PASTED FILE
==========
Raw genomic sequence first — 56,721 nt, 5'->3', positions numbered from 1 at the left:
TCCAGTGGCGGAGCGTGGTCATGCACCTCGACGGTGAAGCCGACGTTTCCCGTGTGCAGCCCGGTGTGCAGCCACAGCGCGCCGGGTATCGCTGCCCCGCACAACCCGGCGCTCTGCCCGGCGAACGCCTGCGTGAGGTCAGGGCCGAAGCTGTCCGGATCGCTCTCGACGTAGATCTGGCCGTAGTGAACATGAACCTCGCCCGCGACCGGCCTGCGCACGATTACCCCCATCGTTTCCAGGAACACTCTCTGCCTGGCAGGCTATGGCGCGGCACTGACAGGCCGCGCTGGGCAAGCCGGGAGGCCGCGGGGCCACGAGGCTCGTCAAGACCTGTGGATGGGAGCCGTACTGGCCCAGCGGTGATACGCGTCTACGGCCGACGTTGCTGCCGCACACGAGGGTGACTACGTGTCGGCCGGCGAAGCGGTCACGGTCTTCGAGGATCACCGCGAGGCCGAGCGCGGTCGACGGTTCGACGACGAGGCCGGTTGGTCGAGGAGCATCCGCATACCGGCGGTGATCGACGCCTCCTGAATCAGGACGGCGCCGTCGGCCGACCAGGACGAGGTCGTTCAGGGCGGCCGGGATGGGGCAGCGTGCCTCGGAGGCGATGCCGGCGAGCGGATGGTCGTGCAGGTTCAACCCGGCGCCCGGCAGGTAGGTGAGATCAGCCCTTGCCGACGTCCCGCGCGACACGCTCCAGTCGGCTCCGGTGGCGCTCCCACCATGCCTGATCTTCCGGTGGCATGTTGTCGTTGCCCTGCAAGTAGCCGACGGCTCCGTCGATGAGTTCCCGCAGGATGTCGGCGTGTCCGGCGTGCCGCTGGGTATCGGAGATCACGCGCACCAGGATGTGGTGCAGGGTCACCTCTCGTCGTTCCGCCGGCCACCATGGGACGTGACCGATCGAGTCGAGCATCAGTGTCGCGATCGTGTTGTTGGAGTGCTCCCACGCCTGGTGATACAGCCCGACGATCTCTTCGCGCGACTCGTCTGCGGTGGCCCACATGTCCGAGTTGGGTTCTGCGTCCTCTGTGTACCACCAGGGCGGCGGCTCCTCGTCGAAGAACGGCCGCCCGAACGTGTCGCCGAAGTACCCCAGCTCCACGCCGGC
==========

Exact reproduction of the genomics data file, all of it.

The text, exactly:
Raw genomic sequence first — 56,721 nt, 5'->3', positions numbered from 1 at the left:
TCCAGTGGCGGAGCGTGGTCATGCACCTCGACGGTGAAGCCGACGTTTCCCGTGTGCAGCCCGGTGTGCAGCCACAGCGCGCCGGGTATCGCTGCCCCGCACAACCCGGCGCTCTGCCCGGCGAACGCCTGCGTGAGGTCAGGGCCGAAGCTGTCCGGATCGCTCTCGACGTAGATCTGGCCGTAGTGAACATGAACCTCGCCCGCGACCGGCCTGCGCACGATTACCCCCATCGTTTCCAGGAACACTCTCTGCCTGGCAGGCTATGGCGCGGCACTGACAGGCCGCGCTGGGCAAGCCGGGAGGCCGCGGGGCCACGAGGCTCGTCAAGACCTGTGGATGGGAGCCGTACTGGCCCAGCGGTGATACGCGTCTACGGCCGACGTTGCTGCCGCACACGAGGGTGACTACGTGTCGGCCGGCGAAGCGGTCACGGTCTTCGAGGATCACCGCGAGGCCGAGCGCGGTCGACGGTTCGACGACGAGGCCGGTTGGTCGAGGAGCATCCGCATACCGGCGGTGATCGACGCCTCCTGAATCAGGACGGCGCCGTCGGCCGACCAGGACGAGGTCGTTCAGGGCGGCCGGGATGGGGCAGCGTGCCTCGGAGGCGATGCCGGCGAGCGGATGGTCGTGCAGGTTCAACCCGGCGCCCGGCAGGTAGGTGAGATCAGCCCTTGCCGACGTCCCGCGCGACACGCTCCAGTCGGCTCCGGTGGCGCTCCCACCATGCCTGATCTTCCGGTGGCATGTTGTCGTTGCCCTGCAAGTAGCCGACGGCTCCGTCGATGAGTTCCCGCAGGATGTCGGCGTGTCCGGCGTGCCGCTGGGTATCGGAGATCACGCGCACCAGGATGTGGTGCAGGGTCACCTCTCGTCGTTCCGCCGGCCACCATGGGACGTGACCGATCGAGTCGAGCATCAGTGTCGCGATCGTGTTGTTGGAGTGCTCCCACGCCTGGTGATACAGCCCGACGATCTCTTCGCGCGACTCGTCTGCGGTGGCCCACATGTCCGAGTTGGGTTCTGCGTCCTCTGTGTACCACCAGGGCGGCGGCTCCTCGTCGAAGAACGGCCGCCCGAACGTGTCGCCGAAGTACCCCAGCTCCACGCCGGC